Opened to the public in 1990, the Hằng Nga Guesthouse began as a pet project of architect Đặng Việt Nga, daughter of ranking communist leader Trường Chinh. Đặng Việt Nga studied at the University of Architecture in Moscow, later receiving a PhD. She began her professional life in Hà Nội, but eventually moved to Đà Lạt. It was here that she built her now-famous guesthouse, modeling it after the natural beauty she saw all around her in the rolling green mountains. The main structure of Crazy House is based on a banyan tree.
From an architectural standpoint, the guesthouse has been described as an expressionist work. Many people see influences from Salvador Dali and Walt Disney, but Đặng Việt Nga claims she was inspired by Catalan architect Antoni Gaudí. The construction is as fluid and nonlinear as you could ever imagine when using cement. Despite being entirely crafted by human hands, the whole structure somehow feels natural. It’s only when you encounter sections of the guesthouse still under construction that you see the real skeleton of this disorienting creation.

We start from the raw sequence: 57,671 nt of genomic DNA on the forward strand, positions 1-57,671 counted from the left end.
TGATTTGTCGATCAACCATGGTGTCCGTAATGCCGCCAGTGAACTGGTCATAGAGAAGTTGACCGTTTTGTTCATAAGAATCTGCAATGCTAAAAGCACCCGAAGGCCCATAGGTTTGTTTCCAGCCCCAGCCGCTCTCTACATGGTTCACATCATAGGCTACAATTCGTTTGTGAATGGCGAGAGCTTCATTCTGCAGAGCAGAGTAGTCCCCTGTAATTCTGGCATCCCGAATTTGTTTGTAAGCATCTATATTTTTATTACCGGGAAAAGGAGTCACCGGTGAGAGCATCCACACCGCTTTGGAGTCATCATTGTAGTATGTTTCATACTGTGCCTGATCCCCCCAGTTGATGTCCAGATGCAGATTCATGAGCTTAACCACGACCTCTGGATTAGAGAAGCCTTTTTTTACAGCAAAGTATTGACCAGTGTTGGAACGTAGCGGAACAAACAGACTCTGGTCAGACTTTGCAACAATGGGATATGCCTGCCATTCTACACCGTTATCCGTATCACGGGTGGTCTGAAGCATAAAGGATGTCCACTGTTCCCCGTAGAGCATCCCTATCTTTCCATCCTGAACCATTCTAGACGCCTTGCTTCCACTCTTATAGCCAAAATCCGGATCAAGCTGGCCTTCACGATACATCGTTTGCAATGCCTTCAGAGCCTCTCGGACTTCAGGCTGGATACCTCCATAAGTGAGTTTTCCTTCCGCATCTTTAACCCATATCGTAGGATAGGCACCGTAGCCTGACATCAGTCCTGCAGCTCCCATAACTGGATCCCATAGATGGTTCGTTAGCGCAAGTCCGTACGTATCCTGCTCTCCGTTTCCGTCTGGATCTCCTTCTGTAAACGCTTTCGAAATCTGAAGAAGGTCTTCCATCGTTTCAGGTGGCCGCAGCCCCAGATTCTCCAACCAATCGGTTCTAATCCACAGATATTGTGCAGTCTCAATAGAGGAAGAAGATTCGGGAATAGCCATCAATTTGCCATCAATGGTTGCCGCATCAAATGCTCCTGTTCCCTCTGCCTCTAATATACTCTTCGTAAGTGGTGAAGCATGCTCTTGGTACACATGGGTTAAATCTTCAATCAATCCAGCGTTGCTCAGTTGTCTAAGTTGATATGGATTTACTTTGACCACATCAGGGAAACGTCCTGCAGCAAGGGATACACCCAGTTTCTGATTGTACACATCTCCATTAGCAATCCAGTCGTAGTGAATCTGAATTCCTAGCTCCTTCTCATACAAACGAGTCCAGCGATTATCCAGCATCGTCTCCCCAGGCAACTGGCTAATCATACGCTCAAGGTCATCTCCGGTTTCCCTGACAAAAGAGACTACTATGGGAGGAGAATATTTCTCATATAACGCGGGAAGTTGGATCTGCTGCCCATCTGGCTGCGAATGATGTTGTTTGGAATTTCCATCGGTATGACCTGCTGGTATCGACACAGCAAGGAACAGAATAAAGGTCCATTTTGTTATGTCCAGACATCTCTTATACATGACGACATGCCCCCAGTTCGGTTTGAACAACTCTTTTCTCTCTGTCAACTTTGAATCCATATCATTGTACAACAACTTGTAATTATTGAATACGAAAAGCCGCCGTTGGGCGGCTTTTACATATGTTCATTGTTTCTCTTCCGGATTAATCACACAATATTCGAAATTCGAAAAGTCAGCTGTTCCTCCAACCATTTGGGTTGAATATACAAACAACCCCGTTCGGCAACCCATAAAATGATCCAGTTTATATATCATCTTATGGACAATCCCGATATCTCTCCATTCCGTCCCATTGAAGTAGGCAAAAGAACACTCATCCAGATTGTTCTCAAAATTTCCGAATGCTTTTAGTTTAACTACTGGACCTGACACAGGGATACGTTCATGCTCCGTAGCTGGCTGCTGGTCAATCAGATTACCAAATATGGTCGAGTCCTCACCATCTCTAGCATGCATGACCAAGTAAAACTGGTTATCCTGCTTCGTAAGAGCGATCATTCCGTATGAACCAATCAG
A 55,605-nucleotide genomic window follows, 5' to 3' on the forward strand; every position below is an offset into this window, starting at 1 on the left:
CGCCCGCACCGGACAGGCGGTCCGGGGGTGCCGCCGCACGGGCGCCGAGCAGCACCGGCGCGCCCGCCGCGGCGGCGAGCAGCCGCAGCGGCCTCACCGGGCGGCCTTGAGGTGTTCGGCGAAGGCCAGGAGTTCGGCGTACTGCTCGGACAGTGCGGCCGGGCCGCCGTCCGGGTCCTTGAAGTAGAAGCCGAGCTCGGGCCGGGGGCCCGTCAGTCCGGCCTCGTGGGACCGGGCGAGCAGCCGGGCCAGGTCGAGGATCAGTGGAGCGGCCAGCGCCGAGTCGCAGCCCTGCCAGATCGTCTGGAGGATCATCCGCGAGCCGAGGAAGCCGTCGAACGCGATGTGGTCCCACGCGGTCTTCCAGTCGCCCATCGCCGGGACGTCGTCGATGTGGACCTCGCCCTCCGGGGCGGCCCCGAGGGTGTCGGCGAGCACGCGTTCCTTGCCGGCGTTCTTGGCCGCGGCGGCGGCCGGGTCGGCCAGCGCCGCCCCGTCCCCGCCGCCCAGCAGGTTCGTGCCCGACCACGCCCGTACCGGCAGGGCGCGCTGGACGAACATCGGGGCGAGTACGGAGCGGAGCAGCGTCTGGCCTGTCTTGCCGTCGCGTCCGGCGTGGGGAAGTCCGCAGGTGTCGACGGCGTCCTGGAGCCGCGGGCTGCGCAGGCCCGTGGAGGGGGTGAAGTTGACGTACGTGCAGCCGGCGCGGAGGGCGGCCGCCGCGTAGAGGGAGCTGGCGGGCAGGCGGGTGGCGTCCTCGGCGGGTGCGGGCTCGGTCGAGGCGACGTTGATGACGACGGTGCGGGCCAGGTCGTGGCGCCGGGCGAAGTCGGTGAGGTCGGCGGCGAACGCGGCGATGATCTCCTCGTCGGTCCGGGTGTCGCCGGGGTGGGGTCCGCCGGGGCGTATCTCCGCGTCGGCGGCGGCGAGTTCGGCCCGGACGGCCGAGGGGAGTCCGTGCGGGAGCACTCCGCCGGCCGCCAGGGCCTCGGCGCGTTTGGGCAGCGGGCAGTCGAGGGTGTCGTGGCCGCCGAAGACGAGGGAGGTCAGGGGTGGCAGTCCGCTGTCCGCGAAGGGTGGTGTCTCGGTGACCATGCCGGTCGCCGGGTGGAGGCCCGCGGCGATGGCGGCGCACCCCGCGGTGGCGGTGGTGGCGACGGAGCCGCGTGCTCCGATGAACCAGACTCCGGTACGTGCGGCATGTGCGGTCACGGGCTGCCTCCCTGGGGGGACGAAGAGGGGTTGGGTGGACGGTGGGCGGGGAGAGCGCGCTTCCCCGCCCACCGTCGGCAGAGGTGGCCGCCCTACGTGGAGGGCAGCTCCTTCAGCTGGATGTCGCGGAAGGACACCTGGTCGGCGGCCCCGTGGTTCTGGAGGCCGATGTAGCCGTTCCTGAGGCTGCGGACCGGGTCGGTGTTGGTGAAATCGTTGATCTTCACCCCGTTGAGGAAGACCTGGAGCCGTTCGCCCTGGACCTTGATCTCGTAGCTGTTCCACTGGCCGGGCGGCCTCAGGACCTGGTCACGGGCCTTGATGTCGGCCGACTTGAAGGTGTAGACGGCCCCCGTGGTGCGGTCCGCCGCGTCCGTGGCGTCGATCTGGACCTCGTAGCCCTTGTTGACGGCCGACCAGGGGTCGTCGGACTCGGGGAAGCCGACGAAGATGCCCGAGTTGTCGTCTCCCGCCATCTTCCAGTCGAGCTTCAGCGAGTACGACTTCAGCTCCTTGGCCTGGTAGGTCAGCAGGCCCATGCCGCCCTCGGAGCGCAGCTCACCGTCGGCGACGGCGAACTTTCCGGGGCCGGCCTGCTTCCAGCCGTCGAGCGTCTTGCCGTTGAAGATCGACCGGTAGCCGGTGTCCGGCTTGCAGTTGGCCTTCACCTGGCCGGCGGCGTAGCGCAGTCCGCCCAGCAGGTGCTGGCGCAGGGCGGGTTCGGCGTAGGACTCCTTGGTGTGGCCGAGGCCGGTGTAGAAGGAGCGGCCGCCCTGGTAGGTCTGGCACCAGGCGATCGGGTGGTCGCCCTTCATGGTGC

Another interesting note is that Đặng Việt Nga didn’t use blueprints for this guesthouse. Instead, she made paintings of her ideas. Then she worked with local craftsmen to build her artistic conceptions.
Most tourists come to wander through the maze of strange paths for an hour or two, but this landmark actually has rooms for people to stay in as well. They’re themed around both animals and countries. For example, there’s an ant room which represents the industriousness of Vietnamese people. There’s also an eagle room that stands for the size and strength of America. If you’re not worried about having nightmares from sleeping in a room with a red-eyed tiger glaring at you, then check here to make reservations.
A million words wouldn’t be able to do this weird place justice. It’s a visual experience, so let’s have a look at some pictures that show exactly how innovative and interesting the Hằng Nga Guesthouse really is.